Kinetic Model Reconstruction
In our models, we have introduced reactions for the synthesis of T[SH]2 via arginine, glycine, glutamate and methionine. The demand for T[SH]2 were included in the form of reduction reactions of Grx1/2, TXN, TDPx, and TryP. Grx1/2 is further known to activate other Fe/S cluster proteins (Clayton and Shapira, 2007). In Leishmania, there are many regulatory proteins/enzymes which are activated only after the assembly of Fe/S cluster in their respective binding scaffold. Aconitase and Fumarase are such ISC enzymes containing a cubane [4Fe-4S]2+ cluster. These enzymes were taken into account because of their well-established roles in energy metabolism and electron transport chain (ETC) mechanism. We assume, any kind of perturbation in T[SH]2 synthesis or reduction might directly affect their activation. Hence, to connect T[SH]2 with Fe/S cluster proteins, activation reactions of aconitase and fumarase were added as an important contribution from T[SH]2 pathway. Thus, the kinetic model for redox metabolism of Leishmania parasite was constructed using the metabolic simulator COPASI (Hoops et al., 2006) (http://www.copasi.org) by applying previously determined rate constants under physiological conditions for substrates of the pathway enzymes (Figure 2). All reactions were considered irreversible and the models were simulated using the LSODA algorithm. The details of the kinetic models are discussed in the sections below.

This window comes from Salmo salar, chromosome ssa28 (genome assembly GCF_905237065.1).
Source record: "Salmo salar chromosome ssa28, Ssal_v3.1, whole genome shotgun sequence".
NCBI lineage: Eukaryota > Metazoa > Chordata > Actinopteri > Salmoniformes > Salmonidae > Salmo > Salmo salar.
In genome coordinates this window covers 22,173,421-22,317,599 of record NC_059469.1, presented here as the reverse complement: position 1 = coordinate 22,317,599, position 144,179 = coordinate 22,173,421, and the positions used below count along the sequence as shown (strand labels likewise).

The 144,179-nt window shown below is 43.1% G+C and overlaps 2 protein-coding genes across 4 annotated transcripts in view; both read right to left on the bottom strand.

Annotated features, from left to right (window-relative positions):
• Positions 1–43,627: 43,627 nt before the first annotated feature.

Model 1: This basal model has a total of 22 reactions, with 22 kinetic laws, 56 parameters, and 38 components (metabolites) (Figure 3; Table 2). In this model, reactions related to T[SH]2 synthesis pathway were included. Further, the demand reactions for T[SH]2 were added in the form of Grx1/2, TDPx, TryP, and TXN reduction. The model was further extended and included with Fe/S cluster proteins activation through ISCU-Grx1/2 mediated activators.
Model 2: Another basal model, Model 2, was constructed from Model 1 by connecting it to free radicals' mediated effect on Fe/S proteins. It has been studied that several oxidants such as, hydrogen peroxide, superoxide free radical, and peroxynitrite can inactivate ISC proteins by leaching out one labile iron from the cluster giving [3Fe-4S]+ cluster protein. Superoxide free radicals () and peroxynitrite (ONOO−) were shown to be particularly reactive with aconitase [4Fe-4S]2+ and fumarase [4Fe-4S]2+ (Castro et al., 1994; Crack et al., 2014). Rate constants at which ONOO− and inactivates aconitase are 1.4 × 105 M−1s−1 and 3.5 × 106 M−1s−1, respectively (Castro et al., 1994). Hence, reactions including ONOO− and mediated inactivation of aconitase and fumarase were added to Model 1. Further, considering the increased level of free iron after ISC inactivation, fenton reaction was also included in the model (Figure 3, Table 1, Tables S1–S3). As a result, Model 2 consists of a total of 29 reactions with 64 kinetic parameters and 45 metabolites.